Sherwal said they have analysed that a hospital is not going to grow until they find super specialists who can work and spend some period of life in the institute.

"So, for that, we need to work on doctor's terms and conditions. When we issue advertisements, there are times when we get one or two applications or sometimes not even that," he said.

He also said the two hospitals cannot hire doctors for more than five years. "We will have to sign a contract for five years. Although they (the doctors) can continue for longer, the joining is different from other hospitals which are government and private as there will be no promotion."

Sherwal added that the government in 2013 has fixed a salary for the doctors in autonomous hospitals.

"There has been no change in the salary structure. We pay Rs 1.25 lakh to Assistant Professor and pay Rs 1.65 lakh to Associate Professors. We have to pay Rs two lakh to the professor. This was fixed in 2013 and is still the same."

He said the peer groups not only get hike but promotions as well. "So, the job of the faculty doctors is not permanent and is contractual. A promotion is absent."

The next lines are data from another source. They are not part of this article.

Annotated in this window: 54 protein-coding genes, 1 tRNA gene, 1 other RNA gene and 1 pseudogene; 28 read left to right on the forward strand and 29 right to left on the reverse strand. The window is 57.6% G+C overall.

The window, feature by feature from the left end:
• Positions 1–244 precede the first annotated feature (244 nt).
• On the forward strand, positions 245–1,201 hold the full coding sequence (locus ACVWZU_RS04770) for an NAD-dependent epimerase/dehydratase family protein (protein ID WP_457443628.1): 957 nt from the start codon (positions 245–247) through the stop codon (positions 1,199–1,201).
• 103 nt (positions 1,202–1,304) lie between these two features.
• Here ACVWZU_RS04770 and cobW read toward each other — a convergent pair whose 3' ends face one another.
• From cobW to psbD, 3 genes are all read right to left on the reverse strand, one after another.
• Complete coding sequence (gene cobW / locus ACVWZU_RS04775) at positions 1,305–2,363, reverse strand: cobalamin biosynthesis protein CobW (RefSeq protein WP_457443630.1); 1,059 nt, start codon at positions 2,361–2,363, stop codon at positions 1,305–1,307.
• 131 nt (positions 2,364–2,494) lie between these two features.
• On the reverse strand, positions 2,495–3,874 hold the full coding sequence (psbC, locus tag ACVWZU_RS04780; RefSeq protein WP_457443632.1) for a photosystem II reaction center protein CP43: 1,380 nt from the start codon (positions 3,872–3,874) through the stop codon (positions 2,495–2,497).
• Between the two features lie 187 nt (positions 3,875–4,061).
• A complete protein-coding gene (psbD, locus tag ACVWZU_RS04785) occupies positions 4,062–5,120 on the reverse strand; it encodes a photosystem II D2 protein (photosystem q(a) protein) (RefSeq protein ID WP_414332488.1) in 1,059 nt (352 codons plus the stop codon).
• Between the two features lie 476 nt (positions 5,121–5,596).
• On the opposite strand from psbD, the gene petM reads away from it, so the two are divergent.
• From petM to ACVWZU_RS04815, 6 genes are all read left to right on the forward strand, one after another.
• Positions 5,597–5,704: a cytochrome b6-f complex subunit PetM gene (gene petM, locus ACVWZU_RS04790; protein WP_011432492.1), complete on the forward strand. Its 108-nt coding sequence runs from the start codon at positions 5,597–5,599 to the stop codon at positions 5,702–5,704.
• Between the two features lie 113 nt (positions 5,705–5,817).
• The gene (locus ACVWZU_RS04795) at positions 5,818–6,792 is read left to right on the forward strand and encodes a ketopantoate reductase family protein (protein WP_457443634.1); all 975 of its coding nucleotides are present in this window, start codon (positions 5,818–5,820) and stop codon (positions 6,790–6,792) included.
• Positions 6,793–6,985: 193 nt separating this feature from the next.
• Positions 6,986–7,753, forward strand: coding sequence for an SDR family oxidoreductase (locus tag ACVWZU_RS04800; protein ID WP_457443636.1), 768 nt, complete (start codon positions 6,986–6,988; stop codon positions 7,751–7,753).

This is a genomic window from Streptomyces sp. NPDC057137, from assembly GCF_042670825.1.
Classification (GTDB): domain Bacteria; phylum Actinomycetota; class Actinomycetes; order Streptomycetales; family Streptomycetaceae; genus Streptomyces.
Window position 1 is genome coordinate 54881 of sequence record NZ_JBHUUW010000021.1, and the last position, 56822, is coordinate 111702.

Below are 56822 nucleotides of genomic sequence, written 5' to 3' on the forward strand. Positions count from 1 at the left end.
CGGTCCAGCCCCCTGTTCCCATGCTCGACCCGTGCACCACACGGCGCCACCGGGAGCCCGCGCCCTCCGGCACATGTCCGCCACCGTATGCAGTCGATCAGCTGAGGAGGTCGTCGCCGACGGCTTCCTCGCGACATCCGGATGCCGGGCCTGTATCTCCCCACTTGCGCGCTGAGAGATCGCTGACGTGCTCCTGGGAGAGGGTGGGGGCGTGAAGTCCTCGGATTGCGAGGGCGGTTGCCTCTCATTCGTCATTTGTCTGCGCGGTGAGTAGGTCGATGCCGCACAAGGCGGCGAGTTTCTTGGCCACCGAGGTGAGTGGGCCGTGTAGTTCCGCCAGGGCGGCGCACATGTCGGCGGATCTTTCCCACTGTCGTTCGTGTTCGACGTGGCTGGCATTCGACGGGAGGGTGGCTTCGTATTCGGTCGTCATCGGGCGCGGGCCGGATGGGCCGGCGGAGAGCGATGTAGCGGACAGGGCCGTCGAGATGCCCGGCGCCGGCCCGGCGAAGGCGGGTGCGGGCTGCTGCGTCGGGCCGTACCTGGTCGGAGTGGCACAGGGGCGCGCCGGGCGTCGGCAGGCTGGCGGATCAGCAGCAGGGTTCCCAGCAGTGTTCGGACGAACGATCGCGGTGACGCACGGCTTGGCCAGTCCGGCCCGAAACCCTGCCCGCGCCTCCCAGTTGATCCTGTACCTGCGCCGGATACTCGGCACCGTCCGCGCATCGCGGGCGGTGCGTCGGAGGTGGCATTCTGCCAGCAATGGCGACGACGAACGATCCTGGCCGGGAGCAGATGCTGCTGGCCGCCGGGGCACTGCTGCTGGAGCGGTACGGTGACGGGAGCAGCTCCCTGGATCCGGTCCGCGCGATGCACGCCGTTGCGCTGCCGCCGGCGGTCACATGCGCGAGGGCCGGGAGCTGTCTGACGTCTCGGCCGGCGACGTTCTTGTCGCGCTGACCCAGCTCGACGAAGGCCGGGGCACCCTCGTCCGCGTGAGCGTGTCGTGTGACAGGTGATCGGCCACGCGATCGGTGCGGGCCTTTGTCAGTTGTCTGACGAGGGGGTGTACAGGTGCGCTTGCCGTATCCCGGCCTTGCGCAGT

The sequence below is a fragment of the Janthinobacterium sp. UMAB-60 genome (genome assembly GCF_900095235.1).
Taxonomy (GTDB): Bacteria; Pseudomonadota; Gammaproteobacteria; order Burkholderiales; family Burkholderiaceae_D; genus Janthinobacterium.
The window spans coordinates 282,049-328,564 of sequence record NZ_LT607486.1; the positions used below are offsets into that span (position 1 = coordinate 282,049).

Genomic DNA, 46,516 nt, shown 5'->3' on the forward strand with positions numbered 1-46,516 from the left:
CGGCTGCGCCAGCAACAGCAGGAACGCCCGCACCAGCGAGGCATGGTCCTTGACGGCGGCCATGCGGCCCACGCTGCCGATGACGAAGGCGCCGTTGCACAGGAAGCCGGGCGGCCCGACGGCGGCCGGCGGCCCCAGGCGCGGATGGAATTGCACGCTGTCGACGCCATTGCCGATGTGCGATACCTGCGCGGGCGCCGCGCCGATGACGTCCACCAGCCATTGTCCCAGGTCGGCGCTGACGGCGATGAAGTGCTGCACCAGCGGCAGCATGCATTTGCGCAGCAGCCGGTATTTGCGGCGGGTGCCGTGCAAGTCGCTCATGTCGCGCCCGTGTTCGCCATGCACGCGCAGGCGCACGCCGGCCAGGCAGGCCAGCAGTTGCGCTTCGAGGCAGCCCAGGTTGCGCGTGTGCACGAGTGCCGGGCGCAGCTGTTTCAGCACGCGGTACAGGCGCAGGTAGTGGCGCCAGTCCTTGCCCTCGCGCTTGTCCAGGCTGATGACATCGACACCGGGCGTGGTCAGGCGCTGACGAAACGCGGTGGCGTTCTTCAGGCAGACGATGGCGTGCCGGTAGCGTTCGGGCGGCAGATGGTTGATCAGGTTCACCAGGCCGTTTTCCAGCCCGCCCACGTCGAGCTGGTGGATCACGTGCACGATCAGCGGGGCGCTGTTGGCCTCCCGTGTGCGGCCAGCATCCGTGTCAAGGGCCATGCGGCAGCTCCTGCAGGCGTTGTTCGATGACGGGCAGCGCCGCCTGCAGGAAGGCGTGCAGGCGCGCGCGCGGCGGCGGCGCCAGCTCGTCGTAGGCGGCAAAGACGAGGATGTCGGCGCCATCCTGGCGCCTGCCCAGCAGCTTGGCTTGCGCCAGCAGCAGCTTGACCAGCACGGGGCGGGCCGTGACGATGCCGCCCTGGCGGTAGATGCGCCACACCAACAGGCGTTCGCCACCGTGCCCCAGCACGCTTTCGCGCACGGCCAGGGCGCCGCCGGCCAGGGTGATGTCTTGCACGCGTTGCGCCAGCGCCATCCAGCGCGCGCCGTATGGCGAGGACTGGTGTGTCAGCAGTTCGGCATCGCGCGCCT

Sherwal said the doctors come to the hospital for work, but it is difficult to hold them.

"We have told the government about our issues and the file has also moved. We got an in-principal approval for changing the policy for these issues."

He also said the government has given some liberty for doctors' appointment.

"Also, I have sought for some liberty in the appointment as at times I get the doctors who are interested in joining. But they need to wait for the advertisement, which may take one to six months to come out. I can issue a short notice interview for them. The appointment will be for only three months."

Appreciating the efforts of his doctors, he said, the doctors are doing their work. "We have long waiting for patients. We are giving quality care. Outstation patients are also high."

He said the hospital is running well. "The people we have are working hard. I hope as soon as the promotion and salary issues are resolved, we will get more doctors."

According to sources in the Rajiv Gandhi Hospital, the patients are even asked to wait for a year, however, Sherwal said the doctors are doing all they can. "We are expecting some improvement in a few months."

 

First Published: Thu, November 28 2019. 15:44 IST